Dictators come to power with the support of elites who are also capable of removing them from power. If autocrats successfully navigate this critical period, they are more likely to survive in power with time. Yet their persistence in office alone does not reveal how they have managed to survive. Survival in power is the result of two distinct arrangements. In one, power remains balanced between the leader and the elite, and in the other, leaders are able to marginalize their supporting elites, enabling them to concentrate power. To determine whether power is shared or consolidated, we must look more directly at the behavior of dictators: their actions toward personnel and institutions that can shift the balance of power between themselves and elites. We use an item response model to produce a time series cross-sectional measure of the leader’s concentration of power for all nondemocracies from 1946 to 2008.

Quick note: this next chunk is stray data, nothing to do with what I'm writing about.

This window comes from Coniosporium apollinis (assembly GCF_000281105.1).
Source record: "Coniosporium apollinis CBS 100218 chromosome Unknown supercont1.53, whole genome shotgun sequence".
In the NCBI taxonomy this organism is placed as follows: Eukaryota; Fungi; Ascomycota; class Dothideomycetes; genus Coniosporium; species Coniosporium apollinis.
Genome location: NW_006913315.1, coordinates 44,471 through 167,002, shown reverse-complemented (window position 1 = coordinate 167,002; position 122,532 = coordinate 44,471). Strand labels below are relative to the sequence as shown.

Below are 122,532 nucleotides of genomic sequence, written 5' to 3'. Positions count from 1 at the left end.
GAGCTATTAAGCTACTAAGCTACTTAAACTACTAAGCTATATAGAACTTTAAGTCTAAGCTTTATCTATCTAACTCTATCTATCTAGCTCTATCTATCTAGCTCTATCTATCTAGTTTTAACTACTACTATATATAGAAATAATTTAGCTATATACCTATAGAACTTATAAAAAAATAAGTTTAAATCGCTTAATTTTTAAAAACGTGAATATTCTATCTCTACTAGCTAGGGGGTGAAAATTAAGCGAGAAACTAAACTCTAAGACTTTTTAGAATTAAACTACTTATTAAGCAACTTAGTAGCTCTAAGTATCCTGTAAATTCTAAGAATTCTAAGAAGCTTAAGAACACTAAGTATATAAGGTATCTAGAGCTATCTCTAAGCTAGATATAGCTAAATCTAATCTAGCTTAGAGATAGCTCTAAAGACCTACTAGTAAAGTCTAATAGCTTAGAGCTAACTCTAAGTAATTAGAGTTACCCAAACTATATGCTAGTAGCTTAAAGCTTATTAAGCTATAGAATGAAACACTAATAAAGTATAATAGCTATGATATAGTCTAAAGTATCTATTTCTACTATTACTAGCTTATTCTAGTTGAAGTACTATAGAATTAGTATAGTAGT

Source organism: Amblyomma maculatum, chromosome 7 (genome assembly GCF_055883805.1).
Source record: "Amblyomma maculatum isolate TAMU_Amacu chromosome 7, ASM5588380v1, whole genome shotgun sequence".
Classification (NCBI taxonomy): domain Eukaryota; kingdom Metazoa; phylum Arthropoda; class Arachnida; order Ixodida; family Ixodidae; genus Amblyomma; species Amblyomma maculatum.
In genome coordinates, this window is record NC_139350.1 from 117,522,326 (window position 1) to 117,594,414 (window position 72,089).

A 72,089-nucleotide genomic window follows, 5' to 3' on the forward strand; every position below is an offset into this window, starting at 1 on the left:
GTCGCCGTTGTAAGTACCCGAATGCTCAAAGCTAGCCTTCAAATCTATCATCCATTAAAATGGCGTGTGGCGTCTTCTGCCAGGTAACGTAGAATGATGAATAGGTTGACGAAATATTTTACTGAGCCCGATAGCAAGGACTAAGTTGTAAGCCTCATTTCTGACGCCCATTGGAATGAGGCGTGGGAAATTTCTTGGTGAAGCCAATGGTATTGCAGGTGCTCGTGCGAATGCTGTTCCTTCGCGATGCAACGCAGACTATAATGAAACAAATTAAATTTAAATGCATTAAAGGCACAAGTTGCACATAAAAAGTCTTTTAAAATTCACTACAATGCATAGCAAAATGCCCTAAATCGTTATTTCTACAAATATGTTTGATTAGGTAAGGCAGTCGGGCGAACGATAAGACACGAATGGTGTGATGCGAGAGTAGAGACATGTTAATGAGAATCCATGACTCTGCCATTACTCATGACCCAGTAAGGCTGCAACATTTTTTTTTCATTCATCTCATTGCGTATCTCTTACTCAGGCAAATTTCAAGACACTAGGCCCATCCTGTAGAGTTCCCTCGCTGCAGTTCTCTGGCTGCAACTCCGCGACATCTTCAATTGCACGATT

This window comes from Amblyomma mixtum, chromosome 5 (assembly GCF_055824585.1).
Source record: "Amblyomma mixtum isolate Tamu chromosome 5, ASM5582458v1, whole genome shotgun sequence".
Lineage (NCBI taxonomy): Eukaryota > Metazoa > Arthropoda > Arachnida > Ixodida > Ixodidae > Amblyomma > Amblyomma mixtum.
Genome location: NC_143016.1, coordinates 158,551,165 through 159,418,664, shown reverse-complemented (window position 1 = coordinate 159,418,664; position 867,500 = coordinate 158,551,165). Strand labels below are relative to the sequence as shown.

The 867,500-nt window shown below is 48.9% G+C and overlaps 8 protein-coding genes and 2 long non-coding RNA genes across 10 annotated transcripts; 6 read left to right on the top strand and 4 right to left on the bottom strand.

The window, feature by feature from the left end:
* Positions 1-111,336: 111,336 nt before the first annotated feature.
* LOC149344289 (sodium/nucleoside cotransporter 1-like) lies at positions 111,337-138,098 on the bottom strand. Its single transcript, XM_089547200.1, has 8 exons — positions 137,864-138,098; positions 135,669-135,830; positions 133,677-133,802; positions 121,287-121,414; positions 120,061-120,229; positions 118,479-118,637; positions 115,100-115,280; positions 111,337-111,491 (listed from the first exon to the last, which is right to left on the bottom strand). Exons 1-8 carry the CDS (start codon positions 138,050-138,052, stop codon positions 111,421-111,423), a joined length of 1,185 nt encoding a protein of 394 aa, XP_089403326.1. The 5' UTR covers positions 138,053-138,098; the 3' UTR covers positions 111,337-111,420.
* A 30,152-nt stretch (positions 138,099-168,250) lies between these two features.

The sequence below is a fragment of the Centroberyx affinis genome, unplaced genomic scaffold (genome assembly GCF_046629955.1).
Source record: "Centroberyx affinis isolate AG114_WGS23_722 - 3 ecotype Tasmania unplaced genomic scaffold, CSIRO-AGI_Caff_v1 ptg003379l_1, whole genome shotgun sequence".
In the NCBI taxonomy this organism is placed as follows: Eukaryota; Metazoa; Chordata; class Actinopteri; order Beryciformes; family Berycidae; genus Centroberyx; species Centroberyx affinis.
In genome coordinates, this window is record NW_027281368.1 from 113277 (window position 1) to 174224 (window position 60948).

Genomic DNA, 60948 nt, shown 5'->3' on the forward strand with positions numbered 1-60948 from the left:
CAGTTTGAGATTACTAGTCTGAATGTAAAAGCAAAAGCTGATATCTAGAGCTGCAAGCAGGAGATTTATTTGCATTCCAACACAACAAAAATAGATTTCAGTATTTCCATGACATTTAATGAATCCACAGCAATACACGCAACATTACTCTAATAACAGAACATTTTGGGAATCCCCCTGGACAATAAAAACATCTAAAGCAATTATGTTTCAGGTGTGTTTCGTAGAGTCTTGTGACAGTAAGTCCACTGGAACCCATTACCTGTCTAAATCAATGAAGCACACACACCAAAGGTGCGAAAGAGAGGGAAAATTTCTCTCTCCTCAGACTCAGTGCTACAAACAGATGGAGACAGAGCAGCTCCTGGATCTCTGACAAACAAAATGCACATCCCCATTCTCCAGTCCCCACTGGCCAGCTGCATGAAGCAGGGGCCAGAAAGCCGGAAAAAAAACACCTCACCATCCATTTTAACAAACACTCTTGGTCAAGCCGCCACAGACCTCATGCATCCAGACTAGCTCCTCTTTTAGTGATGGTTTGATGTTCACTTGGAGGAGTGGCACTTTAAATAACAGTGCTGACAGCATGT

|Original language||English (US)|
|Number of pages||14|
|Journal||Journal of Politics|
|State||Published - Oct 1 2020|
Bibliographical notePublisher Copyright:
© 2020 by the Southern Political Science Association. All rights reserved.
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Replication Data for: Measuring the Consolidation of Power in Non-Democracies
Gandhi, J. & Sumner, J. L., Harvard Dataverse, 2019
DOI: 10.7910/dvn/fb3o9w, https://dataverse.harvard.edu/citation%3FpersistentId=doi:10.7910/DVN/FB3O9W